• The federal government is targeting 30 remote and non-remote First Nations' communities for an immediate COVID vaccination blitz. (NITV The Point)Source: NITV The Point
30 First Nations communities with low immunisation rates are the focus, as Australia moves towards lifting lockdown restrictions.
By
Karen Michelmore, Lindy Kerin, Sarah Collard

Source:
The Point
14 Sep 2021 - 5:20 PM  UPDATED 14 Sep 2021 - 5:24 PM

The head of Australia’s COVID taskforce says he has concerns for First Nations communities, and that there is an "urgency" to improve vaccination rates before the nation's jurisdictions lift lockdown restrictions.

The federal government is embarking on an immediate vaccine blitz to lift vaccination rates, targeting 30 remote and non-remote communities where Aboriginal and Torres Strait Islander vaccine rates are lagging.

The National Aboriginal Community Controlled Health Organisation (NACCHO) says restrictions should not be lifted until vaccination rates hit 100 per cent in Indigenous communities.

The National COVID Taskforce Coordinator General, Lieutenant General John Frewen, has also raised concerns.

“The national plan says when we are... at 70 and 80 per cent fully vaccinated, and when the states and territories are at 70 and 80 per cent fully vaccinated, that's when the national plan activates,” Lieutenant General Frewen told NITV’s The Point program.

“I have expressed the concern about not only First Nation communities but other communities where... the rates aren't as high as well.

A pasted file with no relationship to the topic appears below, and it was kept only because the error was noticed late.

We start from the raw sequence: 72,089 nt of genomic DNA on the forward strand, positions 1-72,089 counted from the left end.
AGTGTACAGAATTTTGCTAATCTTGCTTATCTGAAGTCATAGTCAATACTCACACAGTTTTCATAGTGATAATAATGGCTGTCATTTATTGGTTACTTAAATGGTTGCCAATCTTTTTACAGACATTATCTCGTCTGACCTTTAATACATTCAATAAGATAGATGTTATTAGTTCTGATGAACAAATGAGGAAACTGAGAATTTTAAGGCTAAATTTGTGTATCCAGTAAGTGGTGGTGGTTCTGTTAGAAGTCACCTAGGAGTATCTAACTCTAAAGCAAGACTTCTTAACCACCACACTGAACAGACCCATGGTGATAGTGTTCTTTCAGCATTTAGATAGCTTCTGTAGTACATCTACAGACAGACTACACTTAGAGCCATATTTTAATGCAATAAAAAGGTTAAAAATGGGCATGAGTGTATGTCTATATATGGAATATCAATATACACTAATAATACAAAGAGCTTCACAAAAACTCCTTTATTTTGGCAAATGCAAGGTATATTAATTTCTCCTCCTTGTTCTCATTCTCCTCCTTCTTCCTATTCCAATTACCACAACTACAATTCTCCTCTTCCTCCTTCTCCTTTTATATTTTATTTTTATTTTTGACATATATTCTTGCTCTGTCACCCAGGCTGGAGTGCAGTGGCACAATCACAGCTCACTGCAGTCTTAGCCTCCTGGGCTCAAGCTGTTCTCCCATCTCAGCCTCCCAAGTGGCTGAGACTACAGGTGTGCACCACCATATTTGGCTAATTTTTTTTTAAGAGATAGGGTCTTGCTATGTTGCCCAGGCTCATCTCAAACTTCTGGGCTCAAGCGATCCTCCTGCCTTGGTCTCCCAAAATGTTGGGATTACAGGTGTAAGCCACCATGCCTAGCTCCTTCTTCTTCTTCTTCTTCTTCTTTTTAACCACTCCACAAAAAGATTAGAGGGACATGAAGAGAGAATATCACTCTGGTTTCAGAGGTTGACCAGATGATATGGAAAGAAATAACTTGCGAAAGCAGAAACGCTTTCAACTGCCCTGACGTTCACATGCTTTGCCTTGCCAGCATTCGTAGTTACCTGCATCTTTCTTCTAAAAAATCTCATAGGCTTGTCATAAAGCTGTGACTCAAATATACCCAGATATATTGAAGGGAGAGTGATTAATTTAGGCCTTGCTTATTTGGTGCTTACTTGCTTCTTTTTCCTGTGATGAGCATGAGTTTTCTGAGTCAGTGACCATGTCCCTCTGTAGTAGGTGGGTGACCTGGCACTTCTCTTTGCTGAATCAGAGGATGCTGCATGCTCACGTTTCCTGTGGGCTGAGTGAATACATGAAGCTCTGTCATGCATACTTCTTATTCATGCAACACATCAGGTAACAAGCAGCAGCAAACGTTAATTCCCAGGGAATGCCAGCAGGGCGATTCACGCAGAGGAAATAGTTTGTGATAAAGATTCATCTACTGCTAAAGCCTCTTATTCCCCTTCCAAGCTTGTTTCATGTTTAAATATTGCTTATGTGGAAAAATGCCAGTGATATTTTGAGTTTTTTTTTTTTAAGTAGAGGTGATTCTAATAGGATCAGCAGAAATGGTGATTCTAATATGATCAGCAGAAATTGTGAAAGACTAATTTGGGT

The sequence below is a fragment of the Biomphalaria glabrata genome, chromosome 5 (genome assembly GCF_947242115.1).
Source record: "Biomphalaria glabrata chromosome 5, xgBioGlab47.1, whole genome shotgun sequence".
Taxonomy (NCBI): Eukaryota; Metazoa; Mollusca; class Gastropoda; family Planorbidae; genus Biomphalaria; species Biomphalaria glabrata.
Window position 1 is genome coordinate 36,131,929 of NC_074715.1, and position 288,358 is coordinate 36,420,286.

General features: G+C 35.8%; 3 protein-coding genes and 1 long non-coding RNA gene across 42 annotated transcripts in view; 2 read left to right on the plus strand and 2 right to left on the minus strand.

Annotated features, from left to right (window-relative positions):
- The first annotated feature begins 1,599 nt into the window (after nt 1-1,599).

“It's part of the conversation.

“(But) there's an urgency to this, we can't just think that the nation isn't going to keep rolling on and the economy is going to have to keep opening up.

"So that's why I think it's so important right now to get this done as fast as we can.”

According to NACCHO, just 22 per cent of First Nations people aged 12 and above are fully vaccinated, and 39.3 per cent have received one dose.

Vaccine blitz underway

The vaccine blitz will be carried out by Operation COVID Shield along with state and territory health authorities (except for Tasmania and Victoria), Aboriginal community-controlled health services, and other Indigenous stakeholders.

The long list of targets includes 20 non-remote communities, and 10 in remote areas, stretching from the west Kimberley and Port Hedland in the Pilbara, to Port Lincoln in South Australia, north to Darwin and north-east Arnhem Land and the Barkly, and a number of Queensland communities including Cairns, Normanton and Toowoomba.

In NSW, which has been hit hardest by the virus outbreak, only the Central Coast and Wollongong will be targeted.

“I've turned my full attention now to the Aboriginal and Torres Strait Islander communities, where there is such a pressing concern now around this gap, because we've got these national targets and 70, 80 per cent of fully dosed, for reopening the nation, and I'm really concerned that we might have communities well below those rates when the rest of the nation is starting to open up,” Lieutenant General Frewen said.

Victoria not included 

Victoria isn’t included in the vaccine blitz, even though the government has conceded its initial data showing high vaccination rates were inflated.

Lieutenant General Frewen said even with the data correction, Victoria’s roll out effort had been good.